The Hacker: After losing eight balls, why didn't I play the seven-iron?

At the moment, I am treating it as an aberration, a mere blip on my way to salvation. Playing at Cardigan last Sunday I lost seven balls in a frenzy of faulty ball-striking.

My playing partner, Mike, also lost one – but only because he lent it to me.

The previous day, on the same course but in cold and windy weather, I kept the same ball throughout the round and scored a modest but passable 26 points.

What happened overnight – which was relatively unriotous – to cause me to send eight balls vanishing into the gorse on a lovely sunny day? Perhaps it was the culmination of the strain induced by a four-week golfing odyssey which saw me play 12 courses in 28 days.

In chronological order I played the Old Course and the Jubilee at St Andrews; Royal Porthcawl; the 2010 Ryder Cup course at Celtic Manor; Oake Manor near Taunton; Radyr in Cardiff; Royal Dornoch; Nairn and Nairn Dunbar, in the Scottish Highlands; Glamorganshire; and Cardigan.

It has all been very enjoyable. Even with my dodgy eyes I saw the most wonderful scenery, played superb holes and did copious amounts of high living. But to face such a variety of big challenges and conditions with a game plan still in its infancy was asking too much.

Obviously, the tougher lay-outs caused me problems but you would have expected that. My new plan to slow down my swing and aim for straightness rather than distance proved difficult to follow when faced with dauntingly long holes.

As it turned out, I would have been better off having more faith in the new lease of life enjoyed by my seven-iron after a tip from John Kelly at St Andrews. I've had requests to pass on this advice. Marigold Dann wrote in to say she played a similar game to mine, poor dear. "I would like to know the tip given to you about your seven-iron play if you are willing to share it."

I'm more than willing, Marigold, once I understand it properly myself. It involves a slight rotation of the wrists through the ball but it's a very visual tip which Kelly likened to shaking hands with someone on your right on the backswing and someone on your left on the follow through. It has been working but because of all this dashing around I have had no time to practise it.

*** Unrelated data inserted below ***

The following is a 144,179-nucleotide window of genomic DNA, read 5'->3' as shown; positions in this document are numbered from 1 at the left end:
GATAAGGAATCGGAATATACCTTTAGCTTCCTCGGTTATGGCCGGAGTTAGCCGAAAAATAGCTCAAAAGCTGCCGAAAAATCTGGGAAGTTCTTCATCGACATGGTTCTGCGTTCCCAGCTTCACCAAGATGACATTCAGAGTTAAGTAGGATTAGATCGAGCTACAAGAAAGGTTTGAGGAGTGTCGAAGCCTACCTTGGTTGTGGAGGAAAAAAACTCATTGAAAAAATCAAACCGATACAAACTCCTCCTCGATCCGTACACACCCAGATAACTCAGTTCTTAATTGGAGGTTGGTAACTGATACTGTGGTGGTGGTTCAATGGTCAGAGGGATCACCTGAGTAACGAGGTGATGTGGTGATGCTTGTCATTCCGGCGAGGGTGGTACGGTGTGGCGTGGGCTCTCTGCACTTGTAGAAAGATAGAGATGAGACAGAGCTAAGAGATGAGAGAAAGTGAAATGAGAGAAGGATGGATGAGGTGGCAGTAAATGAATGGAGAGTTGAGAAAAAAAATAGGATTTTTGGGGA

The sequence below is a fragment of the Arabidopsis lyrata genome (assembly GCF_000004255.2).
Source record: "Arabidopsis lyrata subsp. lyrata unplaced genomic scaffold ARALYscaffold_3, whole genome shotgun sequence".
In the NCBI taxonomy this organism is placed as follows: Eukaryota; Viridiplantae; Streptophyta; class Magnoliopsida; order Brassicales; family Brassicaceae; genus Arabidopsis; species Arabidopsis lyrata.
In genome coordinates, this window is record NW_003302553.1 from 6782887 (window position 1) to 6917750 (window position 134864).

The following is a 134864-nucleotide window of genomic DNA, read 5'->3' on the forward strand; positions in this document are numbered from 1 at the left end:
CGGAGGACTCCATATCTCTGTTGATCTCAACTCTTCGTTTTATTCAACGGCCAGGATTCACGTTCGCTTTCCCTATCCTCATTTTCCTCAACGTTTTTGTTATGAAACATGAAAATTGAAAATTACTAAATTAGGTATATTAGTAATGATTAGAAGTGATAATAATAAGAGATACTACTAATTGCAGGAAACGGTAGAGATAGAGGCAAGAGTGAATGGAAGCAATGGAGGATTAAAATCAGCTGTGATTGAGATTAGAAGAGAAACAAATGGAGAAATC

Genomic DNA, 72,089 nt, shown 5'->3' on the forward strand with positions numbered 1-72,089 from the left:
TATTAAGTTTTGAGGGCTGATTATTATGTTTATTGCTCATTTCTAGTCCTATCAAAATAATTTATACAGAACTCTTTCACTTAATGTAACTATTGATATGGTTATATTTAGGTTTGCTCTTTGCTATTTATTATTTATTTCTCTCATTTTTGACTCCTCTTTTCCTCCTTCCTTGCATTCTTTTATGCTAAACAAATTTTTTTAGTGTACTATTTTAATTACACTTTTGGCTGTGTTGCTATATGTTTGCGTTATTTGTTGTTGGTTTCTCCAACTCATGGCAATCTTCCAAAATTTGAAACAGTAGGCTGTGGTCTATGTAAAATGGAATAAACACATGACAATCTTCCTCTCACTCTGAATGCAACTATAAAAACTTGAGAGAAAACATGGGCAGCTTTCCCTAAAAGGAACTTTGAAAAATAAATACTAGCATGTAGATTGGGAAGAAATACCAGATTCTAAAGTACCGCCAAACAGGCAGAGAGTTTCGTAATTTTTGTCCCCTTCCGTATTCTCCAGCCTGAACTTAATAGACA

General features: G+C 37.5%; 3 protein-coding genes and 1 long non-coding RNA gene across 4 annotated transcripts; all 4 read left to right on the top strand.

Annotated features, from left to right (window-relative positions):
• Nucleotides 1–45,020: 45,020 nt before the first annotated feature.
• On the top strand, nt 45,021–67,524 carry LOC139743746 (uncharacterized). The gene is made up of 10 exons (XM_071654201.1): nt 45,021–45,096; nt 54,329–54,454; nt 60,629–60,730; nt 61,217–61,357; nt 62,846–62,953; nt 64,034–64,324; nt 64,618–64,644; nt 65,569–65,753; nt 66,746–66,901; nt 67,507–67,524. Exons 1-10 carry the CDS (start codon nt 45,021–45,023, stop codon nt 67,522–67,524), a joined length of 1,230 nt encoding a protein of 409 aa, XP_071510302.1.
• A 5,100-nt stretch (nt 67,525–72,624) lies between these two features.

New moves you fail to practise can soon lose their effectiveness. But I was quite content when 28 of us made our annual trip to Cardigan, which is always a joy, and the first round confirmed my progress.

At the start of the calamitous second round I had hit a good drive straight up the 401-yard first hole and instead of sticking to the plan and playing my new best friend, the seven-iron, I stupidly reached for the three-wood.

We never saw the ball again and from that moment on, disaster dogged my steps. When I carved my drive on the 17th hole into the wilderness, Mike said: "You'd better play another."

I said I didn't have another and he kindly offered to lend me one. He spent so long fumbling in his bag it was obvious he was looking for the oldest ball he had.

Eventually he was forced to give me a newish Top-Flite which, two shots later, I shanked into the gorse.

He waved away my apology. "I'd already written it off," he admitted.

p.corrigan@independent.co.uk

Tip of the week

No 49: feel the weight of the club

Whenever you are playing shots that do not require a full swing, it is so important to keep relaxed to use the club to its optimum. If the club feels light in your hands, you're gripping too hard, so ease up and feel the weight of the club.

The swing-weight of your wedges is heavier than the other irons in the bag, and they are designed so that you don't have to hit them hard. Distance control is the key to playing these shots well, so take an appropriate length of backswing and let the club "fall" back to the ball.

Keep relaxed, swing freely and let the club do the work. The more relaxed you remain, the more control you will gain, and the more you can trust those half- and quarter-length shots.

Simon Iliffe, Head Professional, Bramley Golf Club, Surrey. theshortgame.co.uk

Suggested Topics
News
Ian Thorpe had Rio 2016 in his sights
people
Sport
world cup 2014LIVE BLOG: Hosts Brazil take on the Netherlands in third-place play-off
News
Tommy Ramone performing at The Old Waldorf Nightclub in 1978 in San Francisco, California.
peopleDrummer Tommy was last surviving member of seminal band
Life and Style
Swimsuit, £245, by Agent Provocateur
fashion

Diving in at the deep end is no excuse for shirking the style stakes

PROMOTED VIDEO
Have you tried new the Independent Digital Edition apps?
Life and Style
Several male celebrities have confessed to being on a diet, including, from left to right, Hugh Grant, Benedict Cumberbatch and Ryan Reynolds